The NYC and BKK-based artist offers a glimpse into his diverse portfolio.
By Ashima Sethi
Rohan Chaurasia is a budding graphic artist and designer whose identity as a third-culture individual, and childhood in Thailand, forms the strong foundation for his unique perspective and approach to art. With his work gaining traction, Rohan is now traversing between New York City in the United States and Bangkok, Thailand for his professional pursuits. He shares his journey with Masala and what to expect from his growing portfolio in the near future.
Can you begin by telling us a little bit about yourself?
I’m an artist and designer currently based in Bangkok where I’m working for a design studio called Farmgroup. I was born in Mumbai, India and moved to Thailand at a young age where I attended Bangkok Patana School (BPS) from kindergarten all the way through to my ﬁnal year of the International Baccalaureate (IB). Throughout these years, I’d annually visit Kolkata, where my family is from, which a place that holds special signiﬁcance to me. After graduating from BPS, I moved to the United States to attend the Rhode Island School of Design. Upon receiving my BFA in Graphic Design, I relocated to New York where I worked for a design ﬁrm called Pentagram.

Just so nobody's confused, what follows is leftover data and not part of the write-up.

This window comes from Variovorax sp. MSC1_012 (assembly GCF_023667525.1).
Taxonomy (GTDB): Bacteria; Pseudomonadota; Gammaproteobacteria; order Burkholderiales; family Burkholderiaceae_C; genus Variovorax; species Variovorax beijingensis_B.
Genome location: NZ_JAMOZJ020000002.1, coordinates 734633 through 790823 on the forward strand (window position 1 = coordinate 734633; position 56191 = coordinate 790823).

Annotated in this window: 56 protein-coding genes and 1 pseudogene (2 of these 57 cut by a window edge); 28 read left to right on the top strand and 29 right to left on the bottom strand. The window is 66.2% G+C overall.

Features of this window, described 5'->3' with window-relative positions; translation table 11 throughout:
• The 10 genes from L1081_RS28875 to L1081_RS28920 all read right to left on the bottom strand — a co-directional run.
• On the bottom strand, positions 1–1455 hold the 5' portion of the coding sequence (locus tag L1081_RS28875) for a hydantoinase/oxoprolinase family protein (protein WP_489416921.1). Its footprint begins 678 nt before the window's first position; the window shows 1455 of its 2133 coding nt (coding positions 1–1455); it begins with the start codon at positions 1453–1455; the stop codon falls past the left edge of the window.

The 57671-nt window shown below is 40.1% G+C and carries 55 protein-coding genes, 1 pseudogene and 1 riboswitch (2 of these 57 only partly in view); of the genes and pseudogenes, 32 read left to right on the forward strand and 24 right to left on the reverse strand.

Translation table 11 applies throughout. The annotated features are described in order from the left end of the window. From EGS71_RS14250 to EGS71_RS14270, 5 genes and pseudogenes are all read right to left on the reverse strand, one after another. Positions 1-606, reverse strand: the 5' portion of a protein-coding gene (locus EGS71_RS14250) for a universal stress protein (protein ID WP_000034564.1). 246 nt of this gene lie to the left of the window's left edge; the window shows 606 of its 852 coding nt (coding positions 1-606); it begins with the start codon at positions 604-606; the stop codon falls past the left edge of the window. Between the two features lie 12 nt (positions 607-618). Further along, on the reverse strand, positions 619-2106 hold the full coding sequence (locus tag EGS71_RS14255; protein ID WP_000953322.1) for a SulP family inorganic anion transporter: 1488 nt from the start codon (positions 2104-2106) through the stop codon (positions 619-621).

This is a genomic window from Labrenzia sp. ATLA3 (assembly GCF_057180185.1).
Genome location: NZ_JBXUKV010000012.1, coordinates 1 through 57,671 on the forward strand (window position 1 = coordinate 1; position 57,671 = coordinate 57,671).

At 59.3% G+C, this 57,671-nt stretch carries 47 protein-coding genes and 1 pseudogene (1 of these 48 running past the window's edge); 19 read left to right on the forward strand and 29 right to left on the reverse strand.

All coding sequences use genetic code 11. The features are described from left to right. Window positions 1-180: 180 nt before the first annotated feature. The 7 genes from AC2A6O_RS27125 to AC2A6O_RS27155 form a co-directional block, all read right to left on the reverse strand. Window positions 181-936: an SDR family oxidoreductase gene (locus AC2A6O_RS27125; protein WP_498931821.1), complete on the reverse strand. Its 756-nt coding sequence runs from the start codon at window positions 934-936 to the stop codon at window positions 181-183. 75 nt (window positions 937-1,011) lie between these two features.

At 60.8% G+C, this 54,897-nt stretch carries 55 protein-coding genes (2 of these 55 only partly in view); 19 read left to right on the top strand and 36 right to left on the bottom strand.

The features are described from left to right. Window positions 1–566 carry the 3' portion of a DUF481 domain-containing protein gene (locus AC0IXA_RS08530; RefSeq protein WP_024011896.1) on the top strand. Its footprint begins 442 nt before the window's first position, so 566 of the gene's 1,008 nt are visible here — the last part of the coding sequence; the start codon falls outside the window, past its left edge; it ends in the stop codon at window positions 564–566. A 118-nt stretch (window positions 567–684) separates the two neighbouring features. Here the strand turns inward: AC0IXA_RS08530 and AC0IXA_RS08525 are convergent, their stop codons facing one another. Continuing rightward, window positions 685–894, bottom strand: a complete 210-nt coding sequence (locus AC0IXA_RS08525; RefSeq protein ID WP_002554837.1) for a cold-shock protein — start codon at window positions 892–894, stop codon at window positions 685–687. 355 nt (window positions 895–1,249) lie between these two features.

Was the creative ﬁeld always something that interested you, or was there a particular experience that sparked your interest in the arts?
I’ve always been interested in thinking and working creatively. Growing up, I’d draw, take photos, make books, construct paper sculptures, and play a lot of music. I formally pursued music before art or design—I played the violin, drums and trumpet, and studied music theory. I feel like this musical background inﬂ uenced my interest in making art and design that can somehow oscillate between logic (the technical craft involved) and ambiguity (the emotional response evoked).
What made you come to the realisation that you wanted to pursue graphic arts at a higher education level and now professionally?